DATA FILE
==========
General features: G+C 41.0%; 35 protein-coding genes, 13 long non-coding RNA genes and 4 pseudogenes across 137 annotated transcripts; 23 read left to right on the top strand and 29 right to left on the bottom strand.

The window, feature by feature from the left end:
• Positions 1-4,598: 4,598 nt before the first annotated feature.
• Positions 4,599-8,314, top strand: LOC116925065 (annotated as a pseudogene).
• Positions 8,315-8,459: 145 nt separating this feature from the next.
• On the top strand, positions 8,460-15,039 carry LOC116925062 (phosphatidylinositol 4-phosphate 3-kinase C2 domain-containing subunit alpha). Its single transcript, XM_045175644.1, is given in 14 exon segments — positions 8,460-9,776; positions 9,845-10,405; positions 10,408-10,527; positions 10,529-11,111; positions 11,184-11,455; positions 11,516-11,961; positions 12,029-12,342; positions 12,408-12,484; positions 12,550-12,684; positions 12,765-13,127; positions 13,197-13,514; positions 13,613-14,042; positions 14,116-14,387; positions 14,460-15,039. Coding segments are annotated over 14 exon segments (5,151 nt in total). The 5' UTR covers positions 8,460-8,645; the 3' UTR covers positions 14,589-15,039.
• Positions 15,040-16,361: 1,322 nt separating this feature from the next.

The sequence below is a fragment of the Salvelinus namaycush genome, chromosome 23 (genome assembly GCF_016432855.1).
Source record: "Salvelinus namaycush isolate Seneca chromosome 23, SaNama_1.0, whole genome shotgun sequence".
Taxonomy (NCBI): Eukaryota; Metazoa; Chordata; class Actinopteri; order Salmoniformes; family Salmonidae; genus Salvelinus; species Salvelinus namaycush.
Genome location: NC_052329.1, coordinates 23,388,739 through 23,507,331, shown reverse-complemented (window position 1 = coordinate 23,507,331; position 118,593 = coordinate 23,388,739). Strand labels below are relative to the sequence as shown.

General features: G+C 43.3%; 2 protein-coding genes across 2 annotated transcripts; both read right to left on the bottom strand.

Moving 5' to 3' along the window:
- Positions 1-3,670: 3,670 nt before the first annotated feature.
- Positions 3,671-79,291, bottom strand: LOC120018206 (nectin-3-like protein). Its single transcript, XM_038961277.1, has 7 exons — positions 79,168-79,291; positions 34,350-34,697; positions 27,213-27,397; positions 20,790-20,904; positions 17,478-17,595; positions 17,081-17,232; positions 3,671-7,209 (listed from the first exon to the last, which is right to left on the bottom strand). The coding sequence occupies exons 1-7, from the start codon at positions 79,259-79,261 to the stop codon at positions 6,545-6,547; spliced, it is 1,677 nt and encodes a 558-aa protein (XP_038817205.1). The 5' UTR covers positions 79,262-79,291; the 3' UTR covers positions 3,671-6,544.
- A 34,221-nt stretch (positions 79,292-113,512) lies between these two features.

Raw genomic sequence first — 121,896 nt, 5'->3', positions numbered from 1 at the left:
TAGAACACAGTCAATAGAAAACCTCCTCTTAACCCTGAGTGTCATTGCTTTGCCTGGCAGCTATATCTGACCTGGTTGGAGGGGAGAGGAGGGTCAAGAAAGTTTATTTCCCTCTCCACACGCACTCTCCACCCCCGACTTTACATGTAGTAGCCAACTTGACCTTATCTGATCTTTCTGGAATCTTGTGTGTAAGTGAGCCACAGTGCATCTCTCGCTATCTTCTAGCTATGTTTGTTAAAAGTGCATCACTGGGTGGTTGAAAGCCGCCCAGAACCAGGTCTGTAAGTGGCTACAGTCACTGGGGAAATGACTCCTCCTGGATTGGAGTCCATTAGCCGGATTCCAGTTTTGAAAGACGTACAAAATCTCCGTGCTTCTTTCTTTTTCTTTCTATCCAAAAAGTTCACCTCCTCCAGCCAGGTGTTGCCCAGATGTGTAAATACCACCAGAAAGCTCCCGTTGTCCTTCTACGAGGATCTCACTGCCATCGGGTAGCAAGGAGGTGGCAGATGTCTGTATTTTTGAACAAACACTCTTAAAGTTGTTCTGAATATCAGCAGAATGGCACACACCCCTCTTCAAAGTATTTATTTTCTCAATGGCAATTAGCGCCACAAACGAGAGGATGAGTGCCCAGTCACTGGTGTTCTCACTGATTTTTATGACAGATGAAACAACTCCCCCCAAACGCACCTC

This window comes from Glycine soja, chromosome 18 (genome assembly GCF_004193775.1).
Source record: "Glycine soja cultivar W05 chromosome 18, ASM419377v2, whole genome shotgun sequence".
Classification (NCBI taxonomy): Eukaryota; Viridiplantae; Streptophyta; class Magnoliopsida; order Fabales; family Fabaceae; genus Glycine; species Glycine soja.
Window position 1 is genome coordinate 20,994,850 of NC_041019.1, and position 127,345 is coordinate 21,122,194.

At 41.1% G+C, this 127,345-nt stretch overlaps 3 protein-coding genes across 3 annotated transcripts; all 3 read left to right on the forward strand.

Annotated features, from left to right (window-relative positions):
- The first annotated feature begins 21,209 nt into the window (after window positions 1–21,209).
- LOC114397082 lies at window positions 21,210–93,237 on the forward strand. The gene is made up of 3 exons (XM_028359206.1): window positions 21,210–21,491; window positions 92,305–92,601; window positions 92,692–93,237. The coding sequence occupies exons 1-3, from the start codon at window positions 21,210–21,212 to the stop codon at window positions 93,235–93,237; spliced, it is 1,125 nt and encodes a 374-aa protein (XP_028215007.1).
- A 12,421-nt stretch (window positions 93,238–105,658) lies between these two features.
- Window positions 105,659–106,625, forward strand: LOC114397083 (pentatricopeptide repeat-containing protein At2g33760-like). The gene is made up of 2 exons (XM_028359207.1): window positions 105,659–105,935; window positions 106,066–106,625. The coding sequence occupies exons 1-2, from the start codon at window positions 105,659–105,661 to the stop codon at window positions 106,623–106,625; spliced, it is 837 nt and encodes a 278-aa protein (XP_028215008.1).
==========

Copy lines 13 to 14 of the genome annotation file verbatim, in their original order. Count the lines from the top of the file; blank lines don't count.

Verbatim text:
Moving 5' to 3' along the window:
- Positions 1-3,670: 3,670 nt before the first annotated feature.